11. Paper electrophoresis Electrophoresis of proteins can be carried out on wet paper. Though paper electrophoresis does not have a good resolution. However, it is a valuable tool, e.g. it can be used for the separation of native proteins. (in SDS gel electrophoresis the proteins are in denatured state). On this figure we see electrophoretograms of healthy and sick people.

  12. Isoelectric focusing separation on pH-gradient by the charge A - B Forming a pH gradient: Ph gradient 9 8 7 6 5 4 e.g.A With free amfolins or immobilens (weak acidic or basic molecules) Amfolins- forms a pH gradient in electronic field Immobilens-covalently bound to the polyacrylamide matrix e.g.B +

  13. 2D-electrophoresis First dimension: Isoelectric focusing Second dimension: Separation by molecule mass Proteins in a breast cancer Proteins in a healthy breast

  14. Ion exchange chromatography of proteins At slightly basic pH (8-9) most proteins are negatively charged and bind to anionic exchangers. When the ion concentration is raised, first those molecules are eluted which have the lowest number of negative side chains. Highly negatively charged proteins can be eluted only with high ionic strength solutes. The figure shows that fractions eluting at different salt concentrations contain very different proteins.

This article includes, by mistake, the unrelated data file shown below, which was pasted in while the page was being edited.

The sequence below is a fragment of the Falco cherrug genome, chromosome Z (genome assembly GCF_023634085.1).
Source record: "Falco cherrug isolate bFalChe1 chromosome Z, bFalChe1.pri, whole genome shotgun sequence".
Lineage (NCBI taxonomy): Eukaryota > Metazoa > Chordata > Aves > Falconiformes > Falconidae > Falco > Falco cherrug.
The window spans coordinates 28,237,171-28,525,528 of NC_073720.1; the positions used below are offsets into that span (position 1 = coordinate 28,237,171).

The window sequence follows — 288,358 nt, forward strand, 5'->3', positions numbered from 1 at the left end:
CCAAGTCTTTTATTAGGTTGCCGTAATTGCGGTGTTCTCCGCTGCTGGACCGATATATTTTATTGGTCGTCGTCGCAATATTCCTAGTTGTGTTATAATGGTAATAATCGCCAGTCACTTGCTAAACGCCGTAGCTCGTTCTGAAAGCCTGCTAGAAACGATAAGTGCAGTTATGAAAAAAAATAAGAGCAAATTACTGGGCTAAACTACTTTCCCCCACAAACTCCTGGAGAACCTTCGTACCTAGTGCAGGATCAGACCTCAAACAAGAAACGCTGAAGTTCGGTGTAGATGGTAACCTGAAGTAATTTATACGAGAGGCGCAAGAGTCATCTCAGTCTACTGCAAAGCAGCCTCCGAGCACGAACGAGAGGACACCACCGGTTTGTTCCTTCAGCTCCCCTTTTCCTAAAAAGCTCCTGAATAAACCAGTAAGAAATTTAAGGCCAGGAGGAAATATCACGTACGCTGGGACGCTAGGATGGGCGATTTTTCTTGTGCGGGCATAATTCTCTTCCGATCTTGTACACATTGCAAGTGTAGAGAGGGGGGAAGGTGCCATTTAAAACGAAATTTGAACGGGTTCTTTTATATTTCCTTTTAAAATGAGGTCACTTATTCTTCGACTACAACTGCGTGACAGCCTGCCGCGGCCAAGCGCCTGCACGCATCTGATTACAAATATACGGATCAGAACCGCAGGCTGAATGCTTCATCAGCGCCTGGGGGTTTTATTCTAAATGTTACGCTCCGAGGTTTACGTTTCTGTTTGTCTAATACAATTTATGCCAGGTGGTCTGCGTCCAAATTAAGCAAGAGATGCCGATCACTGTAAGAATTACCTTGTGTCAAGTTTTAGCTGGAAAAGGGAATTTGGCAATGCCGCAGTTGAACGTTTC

15. Ion exchange chromatography ANIONS with exchangeable counterions CATIONS with exchangeable counterions starting adsorbtion start desorbtion end desorbtion regeneration buffer counterions separable materials gradient ions

  16. Affinity chromatography Affinity chromatography is a powerful technique to purify one component out of highly complex mixtures. It is based on the interaction of two molecules (biotin-avidin). One is fixed on the column, while the other is selected out of the mixture. A special form of affinity chromatography is metal chelate chromatography, where complexes of heavy metal ions are fixed on the column. These columns have high affinity to proteins or peptides with numerous histidine residues. Elution is carried out by imidazol compounds (His is imidazol-alanine).

  17. Affinity Chromatography immobilization Sample (S) adsorption impurities Desorption of the sample

  18. Affinity separations Affinity chromatography frequently uses antibodies. Another separation technique, which is based on the use of antibodies is magnetic separation. Proteins, organelles, even intact living cells can be separated with colloidal, plastic-coated magnetic beads, carrying antibodies on their surface. The figure illustrates the principle of the separation: mRNA can also separated with Dynabeads coated with oligo(dT) primers. Why?

  19. DNA/Protein chips or microarrays For genome wide analysis. DNA chips contains single stranded DNA spots on a glass surface, capable for hybridization with the complementary strand of a cDNA clone reverse transcribed from a single mRNA. One spot represents one gene. There can be 50 000 spots or more on a glass surface. The whole genome can be screened => Genomics In protein chips there are antibodies bound to the glass surface. Each spot recognizes different protein molecules. The whole Proteome can be screened. =>Proteomics